When Can the Landlord Raise Your Rent?
As long as you’re living in the same place, a landlord cannot raise your rent more than once a year, even if you pay on a month-to-month basis or if you don’t have a written lease.
Does the landlord have to give me notice before raising the rent?
If you have an oral agreement with the landlord, then the landlord must give you at least 60 days’ written notice of a rent increase under C.R.S. 38-12-701. The landlord also cannot require you to move out as a way of avoiding this 60-day requirement. If you have a written lease, then whatever the lease says about the timing and notice of rent increase notices will apply. Your lease might state that the rent will increase at a certain time in the future and the lease itself is the notice that the rent will change.
Can the landlord raise my rent so high?
Typically, yes. There are no restrictions on how much a landlord can raise the rent, because the state legislature has prohibited Colorado’s cities from implementing rent control, under C.R.S. 38-12-301. However, there are important exceptions, which you can read about below.
What kind of exceptions are there that limits landlords from raising rent?
If you live in any kind of subsidized housing and your rent is going up by a lot, we encourage you to call our intake line at 303-837-1313.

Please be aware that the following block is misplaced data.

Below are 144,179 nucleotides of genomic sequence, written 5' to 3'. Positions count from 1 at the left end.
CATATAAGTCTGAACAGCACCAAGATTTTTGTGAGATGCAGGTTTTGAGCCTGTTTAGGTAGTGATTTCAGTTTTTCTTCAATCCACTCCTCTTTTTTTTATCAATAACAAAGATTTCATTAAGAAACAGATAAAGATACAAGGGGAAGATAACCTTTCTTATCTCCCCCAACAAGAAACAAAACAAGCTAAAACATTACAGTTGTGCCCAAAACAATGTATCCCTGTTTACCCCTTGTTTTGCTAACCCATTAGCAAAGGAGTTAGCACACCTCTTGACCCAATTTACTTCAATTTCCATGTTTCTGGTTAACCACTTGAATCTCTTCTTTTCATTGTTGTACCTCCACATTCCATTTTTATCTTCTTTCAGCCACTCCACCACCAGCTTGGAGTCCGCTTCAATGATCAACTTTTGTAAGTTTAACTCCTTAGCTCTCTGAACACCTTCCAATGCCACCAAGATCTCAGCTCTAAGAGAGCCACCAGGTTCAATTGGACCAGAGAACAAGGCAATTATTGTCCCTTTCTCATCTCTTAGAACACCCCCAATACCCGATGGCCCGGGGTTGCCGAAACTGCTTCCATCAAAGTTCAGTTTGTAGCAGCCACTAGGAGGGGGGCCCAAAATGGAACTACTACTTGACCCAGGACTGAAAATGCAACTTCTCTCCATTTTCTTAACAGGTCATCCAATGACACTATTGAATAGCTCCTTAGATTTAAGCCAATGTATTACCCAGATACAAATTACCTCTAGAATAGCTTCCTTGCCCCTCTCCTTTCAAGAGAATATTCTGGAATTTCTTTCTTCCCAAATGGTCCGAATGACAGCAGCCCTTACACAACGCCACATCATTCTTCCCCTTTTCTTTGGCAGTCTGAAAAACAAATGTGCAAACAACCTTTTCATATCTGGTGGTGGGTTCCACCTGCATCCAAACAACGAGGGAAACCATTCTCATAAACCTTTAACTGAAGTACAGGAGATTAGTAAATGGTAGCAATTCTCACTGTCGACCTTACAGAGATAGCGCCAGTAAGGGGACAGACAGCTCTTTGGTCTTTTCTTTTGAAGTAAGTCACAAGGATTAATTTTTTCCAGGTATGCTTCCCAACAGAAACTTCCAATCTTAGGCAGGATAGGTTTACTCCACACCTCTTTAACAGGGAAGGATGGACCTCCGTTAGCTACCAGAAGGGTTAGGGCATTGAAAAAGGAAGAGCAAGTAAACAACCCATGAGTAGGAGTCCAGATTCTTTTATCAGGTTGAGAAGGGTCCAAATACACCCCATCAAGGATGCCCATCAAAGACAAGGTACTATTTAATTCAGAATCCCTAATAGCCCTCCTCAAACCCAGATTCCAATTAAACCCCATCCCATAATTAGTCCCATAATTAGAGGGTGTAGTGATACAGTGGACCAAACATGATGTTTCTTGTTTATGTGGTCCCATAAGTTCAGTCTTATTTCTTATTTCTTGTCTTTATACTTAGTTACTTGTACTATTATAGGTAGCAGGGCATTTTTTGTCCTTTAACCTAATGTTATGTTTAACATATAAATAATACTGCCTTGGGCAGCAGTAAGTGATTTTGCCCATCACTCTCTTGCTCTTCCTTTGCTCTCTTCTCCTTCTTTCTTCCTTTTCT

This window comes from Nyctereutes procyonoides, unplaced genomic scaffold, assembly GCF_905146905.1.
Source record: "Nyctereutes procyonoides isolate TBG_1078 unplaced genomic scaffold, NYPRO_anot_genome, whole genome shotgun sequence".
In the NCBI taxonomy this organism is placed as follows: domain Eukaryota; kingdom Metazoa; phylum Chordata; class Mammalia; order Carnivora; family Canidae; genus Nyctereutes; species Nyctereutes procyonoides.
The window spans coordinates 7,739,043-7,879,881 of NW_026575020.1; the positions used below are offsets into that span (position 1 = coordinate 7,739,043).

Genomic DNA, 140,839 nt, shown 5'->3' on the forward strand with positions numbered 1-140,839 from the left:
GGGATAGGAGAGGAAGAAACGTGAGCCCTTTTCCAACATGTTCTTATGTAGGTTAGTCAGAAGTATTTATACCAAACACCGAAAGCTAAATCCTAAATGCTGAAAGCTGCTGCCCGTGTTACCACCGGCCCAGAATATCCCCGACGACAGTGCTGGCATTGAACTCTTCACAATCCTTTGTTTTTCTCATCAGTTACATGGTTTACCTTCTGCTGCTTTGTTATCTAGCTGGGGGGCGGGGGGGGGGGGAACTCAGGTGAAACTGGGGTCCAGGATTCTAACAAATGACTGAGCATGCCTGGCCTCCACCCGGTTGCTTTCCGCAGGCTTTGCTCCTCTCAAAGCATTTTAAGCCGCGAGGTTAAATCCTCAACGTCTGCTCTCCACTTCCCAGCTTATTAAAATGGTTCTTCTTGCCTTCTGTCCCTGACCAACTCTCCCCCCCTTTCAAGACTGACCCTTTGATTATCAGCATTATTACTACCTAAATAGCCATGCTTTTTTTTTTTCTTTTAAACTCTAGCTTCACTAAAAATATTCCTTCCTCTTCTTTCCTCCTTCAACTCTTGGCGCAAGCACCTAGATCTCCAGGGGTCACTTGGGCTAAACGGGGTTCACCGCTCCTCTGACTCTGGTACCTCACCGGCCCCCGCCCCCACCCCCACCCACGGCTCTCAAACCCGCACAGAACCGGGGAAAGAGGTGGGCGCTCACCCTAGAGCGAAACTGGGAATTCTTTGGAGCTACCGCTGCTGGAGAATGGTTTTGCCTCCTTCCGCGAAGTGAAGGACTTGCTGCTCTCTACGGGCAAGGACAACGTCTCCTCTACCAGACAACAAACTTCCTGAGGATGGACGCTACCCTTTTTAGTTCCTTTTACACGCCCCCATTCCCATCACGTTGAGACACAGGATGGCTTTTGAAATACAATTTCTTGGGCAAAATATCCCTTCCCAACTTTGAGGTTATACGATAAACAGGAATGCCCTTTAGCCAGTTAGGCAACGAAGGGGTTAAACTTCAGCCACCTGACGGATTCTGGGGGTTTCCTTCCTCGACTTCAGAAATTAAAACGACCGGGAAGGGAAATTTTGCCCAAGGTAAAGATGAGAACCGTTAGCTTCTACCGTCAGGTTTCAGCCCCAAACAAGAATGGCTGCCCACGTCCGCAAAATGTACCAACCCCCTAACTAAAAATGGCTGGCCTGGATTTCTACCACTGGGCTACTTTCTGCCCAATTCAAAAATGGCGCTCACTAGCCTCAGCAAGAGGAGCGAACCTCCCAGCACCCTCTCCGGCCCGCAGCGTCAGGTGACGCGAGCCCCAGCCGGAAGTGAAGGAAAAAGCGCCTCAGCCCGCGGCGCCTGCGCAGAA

If you live in a Low-Income Housing Tax Credit building, the landlord can raise your rent only in accordance with guidelines set out by their governing authorities. These rent increases are supposed to track the Area Median Income, which changes from year-to-year, but usually not by much. However, if a building is moving out of Low-Income Tax Credit protections, and the move is proper, then a landlord can raise the rent as much as they like.
If you use a Section 8 Housing Choice voucher in which the government pays part of your rent in a privately owned unit, then the landlord needs to get permission from the administrator of your voucher when they raise your rent. Most of the time, such a rent increase would not increase your rent, because your rent is set as a percentage of your income, but because the government will only pay so much depending on what kind of unit you are in, if the landlord raises the rent too high it may go above the “payment standard” and you may need to pay more out of your own pocket, but this is rare.
If you live in Public Housing, or in Project-Based Section 8 housing, or are in the HOME program, your rent should only ever be one-third of your income, unless your income and rent are both very low.
Sometimes your lease or the deed to the landlord’s property will limit how much they can raise the rent. The limitation may differ depending on the lease or the deed. This has been rare in Colorado, but is becoming more common.
Updated February 2022
This communication is made available by Colorado Legal Services, Inc., (CLS), as a public service and is issued to inform not to advise. No person should attempt to interpret or apply any law without the assistance of an attorney. The opinions expressed in this communication are those of the authors and not those of CLS or its funding sources. If you need advice on this or any other legal problem, consult an attorney of your own choosing. If you cannot afford an attorney, talk to Colorado Legal Services, 303.837.1313. If you think you may qualify for Colorado Legal Services, go to applyonlinecls.org to complete your application online.